Caboni praises continued efforts to ‘shape student success’ on campus

President Timothy Caboni holds a press conference to announce a change in enrollment and scholarship requirements for incoming students as well as expansion of existing scholarships.

Brody Rexing

Editor’s note: This story previously stated that WKU’s first-year enrollment was up, which is incorrect. WKU’s first-year enrollment is down, but the out-of-state first year enrollment is up. The Herald regrets the error. 

WKU is showing growth in out-of-state first-year enrollment and retention despite a decrease in total headcount, WKU President Timothy Caboni said in an email on Thursday.

Caboni outlined increased efforts to recruit out-of-state students in the face of falling Kentucky high school graduate numbers.

He championed the faculty’s work both inside and outside classrooms to improve academics.

The work you do within your offices, departments, and colleges will ensure we reach our aggressive retention and graduation goals while we continue to achieve meaningful transformation in the lives of our students,” Caboni wrote in the email.

Caboni corroborated “meaningful transformation” with some promising numbers: in spite of a drop of roughly 1,000 students in headcount since last year, full-time student retention jumped three percent, with a 4.2% increase in retention for low-income students specifically, to 72.9%. This tracks with Caboni’s “aggressive goal,” of reaching 80% retention by 2028.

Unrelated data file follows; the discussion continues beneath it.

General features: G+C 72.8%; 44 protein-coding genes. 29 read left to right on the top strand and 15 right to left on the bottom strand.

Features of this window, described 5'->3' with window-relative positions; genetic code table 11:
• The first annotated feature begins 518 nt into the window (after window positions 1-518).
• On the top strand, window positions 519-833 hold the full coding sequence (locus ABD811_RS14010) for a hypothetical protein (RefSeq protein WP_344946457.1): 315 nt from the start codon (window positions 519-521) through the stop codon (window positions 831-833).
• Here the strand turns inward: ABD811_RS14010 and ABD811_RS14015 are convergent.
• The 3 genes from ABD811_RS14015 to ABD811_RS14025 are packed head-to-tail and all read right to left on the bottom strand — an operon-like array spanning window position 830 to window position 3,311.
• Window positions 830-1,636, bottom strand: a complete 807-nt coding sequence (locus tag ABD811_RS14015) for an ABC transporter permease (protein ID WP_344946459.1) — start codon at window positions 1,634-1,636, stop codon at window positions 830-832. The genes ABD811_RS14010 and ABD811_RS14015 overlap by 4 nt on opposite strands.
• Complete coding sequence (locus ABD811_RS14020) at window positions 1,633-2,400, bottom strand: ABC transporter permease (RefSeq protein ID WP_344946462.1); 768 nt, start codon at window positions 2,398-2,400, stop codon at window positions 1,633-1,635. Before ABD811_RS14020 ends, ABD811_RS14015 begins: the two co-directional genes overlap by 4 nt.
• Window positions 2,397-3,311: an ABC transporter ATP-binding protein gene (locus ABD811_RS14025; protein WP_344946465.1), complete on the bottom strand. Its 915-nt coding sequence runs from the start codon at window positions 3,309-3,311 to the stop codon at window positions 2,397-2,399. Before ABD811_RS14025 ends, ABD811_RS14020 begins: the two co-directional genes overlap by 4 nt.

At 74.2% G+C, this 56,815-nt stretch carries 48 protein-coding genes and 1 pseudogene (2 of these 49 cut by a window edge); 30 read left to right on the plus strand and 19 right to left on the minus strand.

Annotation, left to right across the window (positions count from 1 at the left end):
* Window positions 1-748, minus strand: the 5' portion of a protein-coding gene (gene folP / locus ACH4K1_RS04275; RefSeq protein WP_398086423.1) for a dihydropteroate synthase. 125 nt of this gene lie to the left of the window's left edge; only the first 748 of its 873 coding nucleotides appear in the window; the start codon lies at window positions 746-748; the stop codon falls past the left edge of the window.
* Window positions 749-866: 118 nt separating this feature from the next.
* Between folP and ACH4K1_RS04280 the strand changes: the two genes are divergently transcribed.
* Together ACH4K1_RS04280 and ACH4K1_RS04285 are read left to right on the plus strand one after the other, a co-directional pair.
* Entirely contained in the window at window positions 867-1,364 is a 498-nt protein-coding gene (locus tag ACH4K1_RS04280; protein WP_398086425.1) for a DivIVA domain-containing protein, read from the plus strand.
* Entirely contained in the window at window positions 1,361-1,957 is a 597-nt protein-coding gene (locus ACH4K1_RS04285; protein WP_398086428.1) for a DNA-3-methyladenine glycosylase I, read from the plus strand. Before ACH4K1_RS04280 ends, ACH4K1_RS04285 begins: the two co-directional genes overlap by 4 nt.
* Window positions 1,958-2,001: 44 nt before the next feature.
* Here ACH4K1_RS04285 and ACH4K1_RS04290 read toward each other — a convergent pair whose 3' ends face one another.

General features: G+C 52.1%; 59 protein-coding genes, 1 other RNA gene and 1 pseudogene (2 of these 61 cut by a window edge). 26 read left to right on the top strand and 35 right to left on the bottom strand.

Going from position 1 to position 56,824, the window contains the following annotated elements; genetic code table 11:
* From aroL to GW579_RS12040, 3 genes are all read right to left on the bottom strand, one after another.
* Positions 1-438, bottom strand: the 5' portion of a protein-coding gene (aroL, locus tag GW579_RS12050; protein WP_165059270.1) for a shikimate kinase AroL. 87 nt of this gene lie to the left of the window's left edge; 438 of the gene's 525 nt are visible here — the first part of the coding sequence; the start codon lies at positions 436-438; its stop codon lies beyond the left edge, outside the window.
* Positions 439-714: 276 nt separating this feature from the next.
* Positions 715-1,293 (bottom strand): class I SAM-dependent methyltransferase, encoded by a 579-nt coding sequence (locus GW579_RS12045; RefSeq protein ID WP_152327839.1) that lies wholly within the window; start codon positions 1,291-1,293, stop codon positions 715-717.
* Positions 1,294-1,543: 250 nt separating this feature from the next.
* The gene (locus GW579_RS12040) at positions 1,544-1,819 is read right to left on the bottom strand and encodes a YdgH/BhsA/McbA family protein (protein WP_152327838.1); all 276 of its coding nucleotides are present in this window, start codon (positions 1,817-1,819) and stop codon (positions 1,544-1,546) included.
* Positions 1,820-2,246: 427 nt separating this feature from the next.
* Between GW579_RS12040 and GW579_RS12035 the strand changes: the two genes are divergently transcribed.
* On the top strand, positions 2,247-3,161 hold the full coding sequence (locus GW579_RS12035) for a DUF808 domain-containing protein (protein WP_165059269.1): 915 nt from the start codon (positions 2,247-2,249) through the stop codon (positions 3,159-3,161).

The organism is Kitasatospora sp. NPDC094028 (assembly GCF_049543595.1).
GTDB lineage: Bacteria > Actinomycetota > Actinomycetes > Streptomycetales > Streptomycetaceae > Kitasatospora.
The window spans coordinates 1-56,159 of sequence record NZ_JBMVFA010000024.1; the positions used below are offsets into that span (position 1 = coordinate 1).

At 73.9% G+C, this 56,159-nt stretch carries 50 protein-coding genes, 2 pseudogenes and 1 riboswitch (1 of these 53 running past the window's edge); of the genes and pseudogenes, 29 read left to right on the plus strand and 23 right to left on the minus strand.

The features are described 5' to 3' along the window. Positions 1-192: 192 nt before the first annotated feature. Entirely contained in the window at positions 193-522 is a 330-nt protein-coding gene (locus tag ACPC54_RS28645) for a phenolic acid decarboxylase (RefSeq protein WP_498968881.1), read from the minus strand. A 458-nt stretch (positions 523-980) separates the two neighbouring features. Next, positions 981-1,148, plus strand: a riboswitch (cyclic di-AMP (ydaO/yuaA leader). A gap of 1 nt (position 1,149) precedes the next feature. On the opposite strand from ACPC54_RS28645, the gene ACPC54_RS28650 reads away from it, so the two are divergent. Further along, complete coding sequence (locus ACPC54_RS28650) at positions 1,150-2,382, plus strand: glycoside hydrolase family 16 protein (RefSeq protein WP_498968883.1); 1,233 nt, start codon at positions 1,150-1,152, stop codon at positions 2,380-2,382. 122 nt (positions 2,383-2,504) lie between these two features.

The president also noted a 7.2% increase in “first-time, first-year, out-of-state students”, a part of the university’s budget initiative to focus on tuition revenue instead of headcount. The budget will thusly see no further changes, according to Caboni.

First-year students in the fall of 2019 have proven to be the most academically sound as well. Following a record-breaking 3.39 average GPA from incoming freshmen in August 2018, 2019’s freshmen have broken through again with a GPA average of 3.42. This aligns with Caboni’s hope to recruit more “future graduates.”

“And because we know high school GPA remains the strongest indicator of college success for beginning freshmen, we celebrate this upward academic momentum as it clearly supports our mission as an institution,” Caboni said.

“Our work is never done, but as we continue our climb to greater heights, we should take time to celebrate our significant progress in retention and financial stability while advancing the goals outlined in our strategic plan.”

WKU recently dropped the ACT requirement for scholarships. Caboni’s comments at a  press conference in September to explain the change echoed his Thursday email.

“I’m not interested in recruiting freshmen anymore,” Caboni said. “I’m interested in recruiting future four-year-degree holders, and we’re going to put all of our efforts toward that.”